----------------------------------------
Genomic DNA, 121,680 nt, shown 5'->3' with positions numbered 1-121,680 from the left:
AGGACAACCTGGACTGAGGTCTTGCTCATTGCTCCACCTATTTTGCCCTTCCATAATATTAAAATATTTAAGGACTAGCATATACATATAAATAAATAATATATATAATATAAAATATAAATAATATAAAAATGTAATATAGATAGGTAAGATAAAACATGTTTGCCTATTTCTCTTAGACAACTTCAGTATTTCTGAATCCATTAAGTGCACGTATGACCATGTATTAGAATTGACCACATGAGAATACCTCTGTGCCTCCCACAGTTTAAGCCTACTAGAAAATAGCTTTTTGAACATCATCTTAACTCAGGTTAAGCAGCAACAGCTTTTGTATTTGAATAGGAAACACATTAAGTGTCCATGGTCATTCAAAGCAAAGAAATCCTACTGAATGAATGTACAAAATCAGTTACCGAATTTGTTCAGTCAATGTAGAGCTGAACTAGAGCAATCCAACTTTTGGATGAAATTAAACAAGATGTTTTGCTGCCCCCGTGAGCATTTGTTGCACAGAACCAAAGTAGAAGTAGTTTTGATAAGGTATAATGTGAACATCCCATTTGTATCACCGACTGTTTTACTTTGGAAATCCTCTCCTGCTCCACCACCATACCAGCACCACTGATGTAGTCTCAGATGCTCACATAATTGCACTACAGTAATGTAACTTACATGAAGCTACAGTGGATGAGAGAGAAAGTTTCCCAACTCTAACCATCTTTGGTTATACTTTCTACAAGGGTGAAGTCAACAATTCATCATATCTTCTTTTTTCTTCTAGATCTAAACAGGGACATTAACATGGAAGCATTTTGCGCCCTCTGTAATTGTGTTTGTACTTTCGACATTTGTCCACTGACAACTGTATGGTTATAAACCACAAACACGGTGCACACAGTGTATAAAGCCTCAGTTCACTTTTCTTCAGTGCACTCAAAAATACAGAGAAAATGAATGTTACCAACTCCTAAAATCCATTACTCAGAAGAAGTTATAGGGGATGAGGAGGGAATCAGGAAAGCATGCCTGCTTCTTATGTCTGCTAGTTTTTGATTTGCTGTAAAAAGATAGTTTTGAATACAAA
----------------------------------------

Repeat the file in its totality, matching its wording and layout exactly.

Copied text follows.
Genomic DNA, 121,680 nt, shown 5'->3' with positions numbered 1-121,680 from the left:
AGGACAACCTGGACTGAGGTCTTGCTCATTGCTCCACCTATTTTGCCCTTCCATAATATTAAAATATTTAAGGACTAGCATATACATATAAATAAATAATATATATAATATAAAATATAAATAATATAAAAATGTAATATAGATAGGTAAGATAAAACATGTTTGCCTATTTCTCTTAGACAACTTCAGTATTTCTGAATCCATTAAGTGCACGTATGACCATGTATTAGAATTGACCACATGAGAATACCTCTGTGCCTCCCACAGTTTAAGCCTACTAGAAAATAGCTTTTTGAACATCATCTTAACTCAGGTTAAGCAGCAACAGCTTTTGTATTTGAATAGGAAACACATTAAGTGTCCATGGTCATTCAAAGCAAAGAAATCCTACTGAATGAATGTACAAAATCAGTTACCGAATTTGTTCAGTCAATGTAGAGCTGAACTAGAGCAATCCAACTTTTGGATGAAATTAAACAAGATGTTTTGCTGCCCCCGTGAGCATTTGTTGCACAGAACCAAAGTAGAAGTAGTTTTGATAAGGTATAATGTGAACATCCCATTTGTATCACCGACTGTTTTACTTTGGAAATCCTCTCCTGCTCCACCACCATACCAGCACCACTGATGTAGTCTCAGATGCTCACATAATTGCACTACAGTAATGTAACTTACATGAAGCTACAGTGGATGAGAGAGAAAGTTTCCCAACTCTAACCATCTTTGGTTATACTTTCTACAAGGGTGAAGTCAACAATTCATCATATCTTCTTTTTTCTTCTAGATCTAAACAGGGACATTAACATGGAAGCATTTTGCGCCCTCTGTAATTGTGTTTGTACTTTCGACATTTGTCCACTGACAACTGTATGGTTATAAACCACAAACACGGTGCACACAGTGTATAAAGCCTCAGTTCACTTTTCTTCAGTGCACTCAAAAATACAGAGAAAATGAATGTTACCAACTCCTAAAATCCATTACTCAGAAGAAGTTATAGGGGATGAGGAGGGAATCAGGAAAGCATGCCTGCTTCTTATGTCTGCTAGTTTTTGATTTGCTGTAAAAAGATAGTTTTGAATACAAA